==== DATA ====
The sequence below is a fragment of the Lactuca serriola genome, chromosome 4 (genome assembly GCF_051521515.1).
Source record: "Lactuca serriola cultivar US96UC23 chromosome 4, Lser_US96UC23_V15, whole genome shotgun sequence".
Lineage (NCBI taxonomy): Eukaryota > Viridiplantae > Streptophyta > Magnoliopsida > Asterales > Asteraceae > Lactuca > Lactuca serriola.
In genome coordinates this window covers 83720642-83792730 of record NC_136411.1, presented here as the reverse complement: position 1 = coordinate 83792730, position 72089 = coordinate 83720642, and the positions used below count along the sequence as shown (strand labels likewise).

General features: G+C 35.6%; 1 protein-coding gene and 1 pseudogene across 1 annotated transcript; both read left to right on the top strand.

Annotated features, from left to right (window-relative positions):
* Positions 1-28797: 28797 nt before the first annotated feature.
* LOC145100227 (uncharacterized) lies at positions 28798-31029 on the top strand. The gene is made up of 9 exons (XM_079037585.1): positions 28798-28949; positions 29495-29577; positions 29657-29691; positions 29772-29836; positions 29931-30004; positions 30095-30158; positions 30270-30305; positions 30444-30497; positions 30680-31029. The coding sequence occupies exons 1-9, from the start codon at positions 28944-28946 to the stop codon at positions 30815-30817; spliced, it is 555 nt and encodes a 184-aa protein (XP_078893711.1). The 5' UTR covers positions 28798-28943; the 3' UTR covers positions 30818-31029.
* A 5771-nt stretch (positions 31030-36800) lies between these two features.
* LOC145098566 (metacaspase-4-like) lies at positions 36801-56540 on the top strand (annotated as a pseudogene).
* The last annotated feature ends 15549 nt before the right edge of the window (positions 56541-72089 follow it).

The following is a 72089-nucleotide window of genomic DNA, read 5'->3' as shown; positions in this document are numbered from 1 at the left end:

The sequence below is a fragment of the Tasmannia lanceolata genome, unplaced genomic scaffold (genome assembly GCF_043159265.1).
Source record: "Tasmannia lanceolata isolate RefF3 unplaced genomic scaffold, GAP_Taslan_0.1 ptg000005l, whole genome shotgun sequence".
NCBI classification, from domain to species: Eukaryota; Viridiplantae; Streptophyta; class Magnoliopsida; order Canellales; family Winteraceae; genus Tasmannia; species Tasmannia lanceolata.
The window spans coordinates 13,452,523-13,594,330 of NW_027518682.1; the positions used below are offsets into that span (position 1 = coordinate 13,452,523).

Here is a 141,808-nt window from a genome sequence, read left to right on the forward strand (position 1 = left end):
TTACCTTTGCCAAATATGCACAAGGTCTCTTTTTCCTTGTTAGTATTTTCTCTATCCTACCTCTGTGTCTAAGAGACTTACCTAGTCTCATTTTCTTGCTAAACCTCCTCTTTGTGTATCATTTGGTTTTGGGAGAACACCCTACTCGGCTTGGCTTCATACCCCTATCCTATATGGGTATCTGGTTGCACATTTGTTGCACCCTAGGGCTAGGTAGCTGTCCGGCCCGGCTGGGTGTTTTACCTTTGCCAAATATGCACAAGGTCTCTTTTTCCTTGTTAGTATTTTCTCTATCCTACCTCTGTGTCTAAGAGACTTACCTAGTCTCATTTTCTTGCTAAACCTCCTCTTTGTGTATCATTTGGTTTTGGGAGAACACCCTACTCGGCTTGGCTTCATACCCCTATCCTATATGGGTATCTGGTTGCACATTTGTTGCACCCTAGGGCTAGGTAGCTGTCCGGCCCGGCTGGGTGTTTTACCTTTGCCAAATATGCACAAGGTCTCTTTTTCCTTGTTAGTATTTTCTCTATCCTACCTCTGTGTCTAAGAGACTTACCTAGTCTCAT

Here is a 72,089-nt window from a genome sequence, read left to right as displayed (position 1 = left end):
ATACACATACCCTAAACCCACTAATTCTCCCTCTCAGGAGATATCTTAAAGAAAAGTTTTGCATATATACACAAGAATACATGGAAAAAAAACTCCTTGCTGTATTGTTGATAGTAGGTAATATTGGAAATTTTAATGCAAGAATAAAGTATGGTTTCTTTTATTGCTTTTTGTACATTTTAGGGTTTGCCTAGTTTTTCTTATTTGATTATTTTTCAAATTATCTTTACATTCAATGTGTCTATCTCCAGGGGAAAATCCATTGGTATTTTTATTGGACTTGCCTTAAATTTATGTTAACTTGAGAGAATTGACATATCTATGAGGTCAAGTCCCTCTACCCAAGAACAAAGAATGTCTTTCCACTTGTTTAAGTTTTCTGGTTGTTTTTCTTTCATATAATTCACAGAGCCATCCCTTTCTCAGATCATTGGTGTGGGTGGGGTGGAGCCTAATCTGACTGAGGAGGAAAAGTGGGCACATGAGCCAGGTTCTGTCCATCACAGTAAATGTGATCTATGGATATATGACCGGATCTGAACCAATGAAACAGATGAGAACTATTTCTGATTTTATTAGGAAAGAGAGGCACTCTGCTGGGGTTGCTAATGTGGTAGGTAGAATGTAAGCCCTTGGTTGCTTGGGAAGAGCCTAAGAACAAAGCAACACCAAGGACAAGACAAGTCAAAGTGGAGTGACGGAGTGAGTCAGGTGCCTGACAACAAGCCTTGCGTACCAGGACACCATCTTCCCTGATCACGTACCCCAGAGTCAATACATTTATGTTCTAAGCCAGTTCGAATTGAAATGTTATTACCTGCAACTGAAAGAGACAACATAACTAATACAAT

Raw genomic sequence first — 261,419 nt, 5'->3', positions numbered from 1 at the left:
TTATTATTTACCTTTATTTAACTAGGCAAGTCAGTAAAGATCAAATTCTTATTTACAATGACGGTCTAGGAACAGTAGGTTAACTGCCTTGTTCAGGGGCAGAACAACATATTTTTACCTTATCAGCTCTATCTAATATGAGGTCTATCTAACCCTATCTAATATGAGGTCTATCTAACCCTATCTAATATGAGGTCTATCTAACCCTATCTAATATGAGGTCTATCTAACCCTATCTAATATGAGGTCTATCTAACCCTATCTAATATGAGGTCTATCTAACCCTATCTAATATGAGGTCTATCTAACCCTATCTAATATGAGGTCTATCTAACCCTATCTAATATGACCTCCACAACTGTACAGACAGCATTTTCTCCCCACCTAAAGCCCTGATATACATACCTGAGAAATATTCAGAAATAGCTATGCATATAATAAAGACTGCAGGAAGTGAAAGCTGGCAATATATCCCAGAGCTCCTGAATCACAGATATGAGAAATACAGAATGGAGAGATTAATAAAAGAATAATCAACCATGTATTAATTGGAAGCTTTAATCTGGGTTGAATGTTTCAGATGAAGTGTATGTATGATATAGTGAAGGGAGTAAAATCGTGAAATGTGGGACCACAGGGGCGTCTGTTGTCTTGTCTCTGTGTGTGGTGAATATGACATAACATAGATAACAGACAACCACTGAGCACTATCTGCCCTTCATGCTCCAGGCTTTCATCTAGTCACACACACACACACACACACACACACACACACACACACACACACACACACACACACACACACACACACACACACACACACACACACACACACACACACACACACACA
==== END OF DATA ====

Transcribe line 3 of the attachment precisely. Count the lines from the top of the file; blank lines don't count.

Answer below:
Lineage (NCBI taxonomy): Eukaryota > Viridiplantae > Streptophyta > Magnoliopsida > Asterales > Asteraceae > Lactuca > Lactuca serriola.